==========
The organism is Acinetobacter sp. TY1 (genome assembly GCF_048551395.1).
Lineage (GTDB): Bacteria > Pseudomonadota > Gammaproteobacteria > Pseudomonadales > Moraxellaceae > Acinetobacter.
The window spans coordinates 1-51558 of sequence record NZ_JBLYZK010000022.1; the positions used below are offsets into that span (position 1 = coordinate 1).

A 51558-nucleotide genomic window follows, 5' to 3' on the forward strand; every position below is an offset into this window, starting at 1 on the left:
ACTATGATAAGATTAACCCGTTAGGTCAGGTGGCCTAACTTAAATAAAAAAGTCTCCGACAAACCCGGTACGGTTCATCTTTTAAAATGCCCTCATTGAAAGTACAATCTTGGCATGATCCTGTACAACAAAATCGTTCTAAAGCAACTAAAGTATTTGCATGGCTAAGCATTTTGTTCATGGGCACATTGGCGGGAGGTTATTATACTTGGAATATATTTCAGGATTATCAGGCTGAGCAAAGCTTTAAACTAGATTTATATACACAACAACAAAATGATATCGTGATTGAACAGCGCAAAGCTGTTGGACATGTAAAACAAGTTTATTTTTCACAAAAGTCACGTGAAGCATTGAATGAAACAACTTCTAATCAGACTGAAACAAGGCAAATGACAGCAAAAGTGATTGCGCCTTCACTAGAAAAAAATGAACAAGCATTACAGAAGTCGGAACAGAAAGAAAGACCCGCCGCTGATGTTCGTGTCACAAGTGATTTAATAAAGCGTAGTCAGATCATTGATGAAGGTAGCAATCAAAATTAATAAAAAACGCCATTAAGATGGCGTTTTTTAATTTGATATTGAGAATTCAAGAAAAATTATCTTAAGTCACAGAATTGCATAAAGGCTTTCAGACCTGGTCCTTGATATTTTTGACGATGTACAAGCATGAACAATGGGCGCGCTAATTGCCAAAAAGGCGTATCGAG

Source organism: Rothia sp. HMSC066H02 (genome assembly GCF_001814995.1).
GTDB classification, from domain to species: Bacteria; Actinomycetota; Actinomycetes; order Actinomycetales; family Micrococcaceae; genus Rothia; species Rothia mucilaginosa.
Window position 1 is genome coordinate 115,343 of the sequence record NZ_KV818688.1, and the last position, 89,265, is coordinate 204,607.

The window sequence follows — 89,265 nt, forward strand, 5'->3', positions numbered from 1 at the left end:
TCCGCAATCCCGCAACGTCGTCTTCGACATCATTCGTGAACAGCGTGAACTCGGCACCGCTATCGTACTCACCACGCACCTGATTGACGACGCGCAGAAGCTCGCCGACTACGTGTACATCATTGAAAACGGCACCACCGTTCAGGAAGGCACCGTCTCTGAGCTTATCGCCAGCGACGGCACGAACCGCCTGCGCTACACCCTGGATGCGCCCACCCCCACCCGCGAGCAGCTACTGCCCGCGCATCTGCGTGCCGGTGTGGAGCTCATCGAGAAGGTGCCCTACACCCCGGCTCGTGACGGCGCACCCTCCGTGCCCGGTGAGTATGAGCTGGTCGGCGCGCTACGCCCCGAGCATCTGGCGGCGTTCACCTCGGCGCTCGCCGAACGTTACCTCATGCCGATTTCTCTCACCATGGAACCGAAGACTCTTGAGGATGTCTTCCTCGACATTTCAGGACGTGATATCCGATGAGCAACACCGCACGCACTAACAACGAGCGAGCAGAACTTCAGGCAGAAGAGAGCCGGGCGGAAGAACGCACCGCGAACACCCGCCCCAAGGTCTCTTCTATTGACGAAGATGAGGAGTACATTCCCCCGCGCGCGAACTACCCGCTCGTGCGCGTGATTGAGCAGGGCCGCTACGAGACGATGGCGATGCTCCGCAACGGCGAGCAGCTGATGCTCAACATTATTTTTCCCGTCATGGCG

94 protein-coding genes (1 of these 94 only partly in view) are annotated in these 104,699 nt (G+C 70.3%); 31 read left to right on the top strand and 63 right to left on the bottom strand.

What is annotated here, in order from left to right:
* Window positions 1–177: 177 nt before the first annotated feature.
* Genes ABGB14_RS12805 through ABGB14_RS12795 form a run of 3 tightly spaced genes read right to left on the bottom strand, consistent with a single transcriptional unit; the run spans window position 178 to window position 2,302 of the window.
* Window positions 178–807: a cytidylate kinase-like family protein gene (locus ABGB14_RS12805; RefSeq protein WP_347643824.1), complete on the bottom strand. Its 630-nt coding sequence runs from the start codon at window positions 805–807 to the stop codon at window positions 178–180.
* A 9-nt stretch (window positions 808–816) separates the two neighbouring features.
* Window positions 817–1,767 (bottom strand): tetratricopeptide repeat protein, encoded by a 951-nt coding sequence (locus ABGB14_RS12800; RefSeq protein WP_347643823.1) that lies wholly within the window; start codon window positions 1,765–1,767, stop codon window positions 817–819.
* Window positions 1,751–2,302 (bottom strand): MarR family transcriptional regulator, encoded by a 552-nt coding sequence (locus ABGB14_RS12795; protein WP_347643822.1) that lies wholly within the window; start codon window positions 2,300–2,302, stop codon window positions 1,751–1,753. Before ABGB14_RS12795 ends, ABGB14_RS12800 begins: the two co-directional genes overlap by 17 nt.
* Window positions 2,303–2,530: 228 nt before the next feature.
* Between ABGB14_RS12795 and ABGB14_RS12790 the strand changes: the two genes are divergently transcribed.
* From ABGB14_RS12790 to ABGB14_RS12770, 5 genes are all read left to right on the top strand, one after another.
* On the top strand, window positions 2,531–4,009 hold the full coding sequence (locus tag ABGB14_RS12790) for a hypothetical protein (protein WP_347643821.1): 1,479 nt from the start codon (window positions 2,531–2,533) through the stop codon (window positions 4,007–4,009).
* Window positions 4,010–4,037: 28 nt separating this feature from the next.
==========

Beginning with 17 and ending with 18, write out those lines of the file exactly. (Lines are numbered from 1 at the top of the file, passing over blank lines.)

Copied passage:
* Window positions 817–1,767 (bottom strand): tetratricopeptide repeat protein, encoded by a 951-nt coding sequence (locus ABGB14_RS12800; RefSeq protein WP_347643823.1) that lies wholly within the window; start codon window positions 1,765–1,767, stop codon window positions 817–819.
* Window positions 1,751–2,302 (bottom strand): MarR family transcriptional regulator, encoded by a 552-nt coding sequence (locus ABGB14_RS12795; protein WP_347643822.1) that lies wholly within the window; start codon window positions 2,300–2,302, stop codon window positions 1,751–1,753. Before ABGB14_RS12795 ends, ABGB14_RS12800 begins: the two co-directional genes overlap by 17 nt.